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  • Writer's pictureRoy Urrico

Alkami’s Generational Trends Study Reveals Millennials ‘Up for Grabs’ for CUs and Other CFIs

By Roy Urrico



Millennials are 56% more likely to grow their relationship with their primary financial institution over the next twelve months than Gen Xers and baby boomers. That is one finding in the Generational Trends in Digital Banking Study from Plano, Texas based Alkami Technology, Inc., a cloud-based digital banking solutions provider for credit unions and banks.


“We currently stand in the middle of what has been called the greatest intergenerational wealth transfer in history. As millennials are anticipated to be the nation’s future wealth holders, it is imperative for financial institutions to understand how this generation stands apart from baby boomers, Generation Xers (Gen X), and Generation Zers (Gen Z) when creating compelling value propositions,” the study said.


The Generational Trends in Digital Banking Study explored millennial financial trends, beliefs, preferences, and views on adding new or different personal financial providers and products. The research also captured the biggest opportunities for credit unions and community banks."


Allison Cerra, CMO at Alkami.

Millennials are very much up for grabs by regional and community financial institutions (CFIs). The study revealed that millennials are significantly more likely than older generations to change financial providers if another offers a better digital banking experience,” said Allison Cerra, CMO at Alkami. She added, “To capture and retain this account holder base, banks and credit unions must prioritize their digital sales and service platform and evolve to become data-informed digital bankers, given millennials are also much more likely to want a more personalized digital banking experience than any other generation.”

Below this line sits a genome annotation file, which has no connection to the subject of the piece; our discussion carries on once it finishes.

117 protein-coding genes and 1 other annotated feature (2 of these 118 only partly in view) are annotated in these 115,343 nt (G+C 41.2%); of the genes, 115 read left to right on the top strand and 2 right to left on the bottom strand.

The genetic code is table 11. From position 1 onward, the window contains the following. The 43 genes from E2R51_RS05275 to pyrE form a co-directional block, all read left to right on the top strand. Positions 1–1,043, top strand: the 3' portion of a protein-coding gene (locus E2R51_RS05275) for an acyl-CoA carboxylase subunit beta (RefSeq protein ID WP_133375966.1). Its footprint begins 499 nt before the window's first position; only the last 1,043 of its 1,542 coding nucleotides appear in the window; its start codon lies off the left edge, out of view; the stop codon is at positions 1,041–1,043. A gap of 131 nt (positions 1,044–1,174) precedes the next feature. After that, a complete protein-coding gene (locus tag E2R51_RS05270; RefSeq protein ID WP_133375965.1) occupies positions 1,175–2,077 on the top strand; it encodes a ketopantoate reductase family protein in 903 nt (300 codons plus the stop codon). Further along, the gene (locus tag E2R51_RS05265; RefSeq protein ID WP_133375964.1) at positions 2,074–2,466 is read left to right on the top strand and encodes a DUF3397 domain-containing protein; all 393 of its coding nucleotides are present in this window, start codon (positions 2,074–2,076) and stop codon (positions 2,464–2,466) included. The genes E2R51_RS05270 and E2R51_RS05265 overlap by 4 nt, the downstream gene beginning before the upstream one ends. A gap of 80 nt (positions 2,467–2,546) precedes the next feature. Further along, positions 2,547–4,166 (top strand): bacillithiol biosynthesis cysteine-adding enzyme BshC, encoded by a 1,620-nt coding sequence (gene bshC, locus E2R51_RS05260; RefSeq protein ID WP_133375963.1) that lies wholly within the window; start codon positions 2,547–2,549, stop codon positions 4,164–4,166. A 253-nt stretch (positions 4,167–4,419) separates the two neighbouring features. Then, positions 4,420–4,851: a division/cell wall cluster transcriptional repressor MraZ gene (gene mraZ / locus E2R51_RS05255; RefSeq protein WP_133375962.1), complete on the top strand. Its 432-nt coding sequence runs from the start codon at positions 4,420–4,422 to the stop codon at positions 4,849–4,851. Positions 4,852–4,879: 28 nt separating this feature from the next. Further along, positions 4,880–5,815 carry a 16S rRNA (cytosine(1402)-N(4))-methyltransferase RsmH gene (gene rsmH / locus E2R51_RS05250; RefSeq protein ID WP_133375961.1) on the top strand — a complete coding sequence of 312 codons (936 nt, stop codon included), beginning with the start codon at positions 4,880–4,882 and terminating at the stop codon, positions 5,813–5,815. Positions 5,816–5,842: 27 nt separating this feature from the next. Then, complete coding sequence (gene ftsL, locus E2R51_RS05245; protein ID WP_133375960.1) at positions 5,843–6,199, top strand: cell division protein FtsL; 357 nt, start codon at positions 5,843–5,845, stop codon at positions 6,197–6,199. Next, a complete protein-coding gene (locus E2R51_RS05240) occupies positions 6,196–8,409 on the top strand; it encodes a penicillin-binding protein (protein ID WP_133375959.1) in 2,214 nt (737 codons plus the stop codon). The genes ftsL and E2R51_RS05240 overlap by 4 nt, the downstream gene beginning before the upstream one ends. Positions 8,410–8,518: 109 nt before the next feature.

Study Finds Generational Concerns


Created in partnership with global research firm The Center for Generational Kinetics (CGK), the Generational Trends in Digital Banking Study surveyed 1,500 participants weighted to the 2020 U.S. census for age, gender, region, and ethnicity. The research, conducted online from January 12, 2024, to January 30, 2024, also sought to provide deeper insights as all participants had a banking account and actively participated in digital banking (check accounts, transfer funds, pay bills online, etc.). “This provides the exact perspective bank and credit union leaders must know to inform current and future strategies,” said the research.


Jason Dorsey, president of The Center for Generational Kinetics.

Key findings included:


  • 73% of millennials say the rising interest rate environment has significantly impacted their standard of living, significantly more than Gen Xers and baby boomers.

  • 65% of millennials report they feel they are living paycheck to paycheck.

  • More than a quarter of millennials say that buying a home hinders wealth, as opposed to building it.


“This study provides business-critical research insights to financial institution leaders at an important moment of generational transition,” said Jason Dorsey, president of CGK. He added, “Millennials not only want, but deeply value relevant product recommendations to help them manage their finances. We hope that this study inspires regional and community financial institutions to invest their resources in alignment to best grow their relationships with millennials and benefit from the impending wealth transfer.”